Pope Benedict XVI- General Audiences
"On the road!"
Ash Wednesday, March 1, 2006
Dear Brothers and Sisters:
Today, with the Ash Wednesday Liturgy, the Lenten journey of 40 days
begins that will lead us to the Easter Triduum, the memorial of the
passion, death and Resurrection of the Lord, heart of the mystery of
our salvation. It is a favourable time when the Church invites
Christians to have a keener awareness of the redeeming work of
Christ and to live their Baptism in greater depth.
Indeed, in this liturgical season, the People of God from the
earliest times have drawn abundant nourishment from the Word of God
to strengthen their faith, reviewing the entire history of creation
With its 40-day duration, Lent has an indisputably evocative power.
Indeed, it intends to recall some of the events that marked the life
and history of ancient Israel, presenting its paradigmatic value
anew also to us.
We think, for example, of the 40 days of the great flood that led to
God's Covenant with Noah, and hence, with humanity, and of the 40
days that Moses spent on Mount Sinai, after which he was given the
Tables of the Law.
The Lenten period is meant to serve as an invitation to relive with
Jesus the 40 days he spent in the desert, praying and fasting, in
preparation for his public mission.
Today, we too, together with all the world's Christians, are
spiritually setting out towards Calvary on a journey of reflection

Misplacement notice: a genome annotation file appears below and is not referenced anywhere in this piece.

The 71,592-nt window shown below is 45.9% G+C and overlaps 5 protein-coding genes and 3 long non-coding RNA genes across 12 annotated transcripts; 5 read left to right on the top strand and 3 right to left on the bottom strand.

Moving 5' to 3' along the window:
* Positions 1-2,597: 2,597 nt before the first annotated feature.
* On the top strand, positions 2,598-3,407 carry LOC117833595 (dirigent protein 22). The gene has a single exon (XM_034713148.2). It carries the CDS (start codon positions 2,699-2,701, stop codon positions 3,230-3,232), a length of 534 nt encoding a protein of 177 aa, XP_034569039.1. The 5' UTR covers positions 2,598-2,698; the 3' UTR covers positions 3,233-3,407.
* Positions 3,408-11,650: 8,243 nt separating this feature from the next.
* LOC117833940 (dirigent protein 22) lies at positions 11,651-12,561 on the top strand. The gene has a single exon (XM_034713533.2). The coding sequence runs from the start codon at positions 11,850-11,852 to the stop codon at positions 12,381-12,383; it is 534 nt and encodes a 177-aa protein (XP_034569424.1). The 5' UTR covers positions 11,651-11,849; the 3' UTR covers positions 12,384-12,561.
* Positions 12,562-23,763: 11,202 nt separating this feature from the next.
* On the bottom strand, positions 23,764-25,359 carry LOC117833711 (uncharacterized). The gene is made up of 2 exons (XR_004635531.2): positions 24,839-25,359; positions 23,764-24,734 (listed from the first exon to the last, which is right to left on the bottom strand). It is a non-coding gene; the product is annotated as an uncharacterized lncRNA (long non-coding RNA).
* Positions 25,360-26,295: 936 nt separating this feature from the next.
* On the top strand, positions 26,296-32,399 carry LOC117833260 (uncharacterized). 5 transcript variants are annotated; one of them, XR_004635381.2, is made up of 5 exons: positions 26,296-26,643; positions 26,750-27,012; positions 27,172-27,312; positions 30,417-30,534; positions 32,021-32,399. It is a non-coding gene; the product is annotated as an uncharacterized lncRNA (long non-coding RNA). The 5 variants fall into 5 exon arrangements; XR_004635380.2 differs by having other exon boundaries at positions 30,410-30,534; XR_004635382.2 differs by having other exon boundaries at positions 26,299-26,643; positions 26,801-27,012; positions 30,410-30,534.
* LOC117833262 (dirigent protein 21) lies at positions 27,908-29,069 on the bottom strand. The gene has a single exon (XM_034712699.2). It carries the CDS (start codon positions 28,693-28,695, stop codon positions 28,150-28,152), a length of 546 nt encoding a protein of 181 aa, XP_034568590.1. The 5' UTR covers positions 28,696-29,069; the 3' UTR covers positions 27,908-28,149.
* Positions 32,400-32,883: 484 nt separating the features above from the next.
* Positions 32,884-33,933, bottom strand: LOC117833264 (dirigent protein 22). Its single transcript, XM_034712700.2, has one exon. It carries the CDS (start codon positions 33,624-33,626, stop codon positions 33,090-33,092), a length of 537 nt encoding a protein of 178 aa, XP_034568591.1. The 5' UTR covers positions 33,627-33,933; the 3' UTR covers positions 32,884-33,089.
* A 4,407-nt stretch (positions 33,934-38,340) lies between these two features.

and prayer, meditating on the central mysteries of the faith. We
will thus prepare ourselves to experience, after the mystery of the
Cross, the joy of Easter.
Today, an austere and symbolic gesture is being made in all parish
communities: the imposition of ashes, and this
rite is accompanied by two formulas, full of meaning, that are a
pressing appeal to recognize that we are sinners and to return to
The first formula says: "Remember that you are dust, and unto
dust you will return" (cf. Gn 3: 19). These words of the Book of
Genesis call to mind the human condition placed under the sign of
transience and limitation, and are meant to spur us once again to
place our every hope in God alone.
The second formula refers to the words that Jesus spoke at the
beginning of his itinerant ministry: "Repent, and believe in the
Gospel" (Mk 1: 15). This is an invitation to base our personal
and community renewal on a firm and trusting attachment to the
The Christian's life is a life of faith, founded on the Word of God
and nourished by it. In the trials of life and in every temptation,
the secret of victory lies in listening to the Word of truth and
rejecting with determination falsehood and evil.
This is the true and central programme of the Lenten Season: to
listen to the word of truth, to live, speak and do what is true, to
refuse falsehood that poisons humanity and is the vehicle of all
It is therefore urgently necessary in these 40 days to listen anew
to the Gospel, the Word of the Lord, the word of truth, so that in
every Christian, in every one of us, the understanding of the truth
given to him, given to us, may be strengthened, so that we may live
it and witness to it.
Lent encourages us to let the Word of God penetrate our life and
thus to know the fundamental truth: who we are, where we come from,
where we must go, what road to take in life. And thus, the Season of
Lent offers us an ascetic and liturgical route which, while helping
us to open our eyes to our weakness, opens our hearts to the
merciful love of Christ.
The Lenten journey, by bringing us close to God, enables us to look
upon our brethren and their needs with new eyes. Those who begin to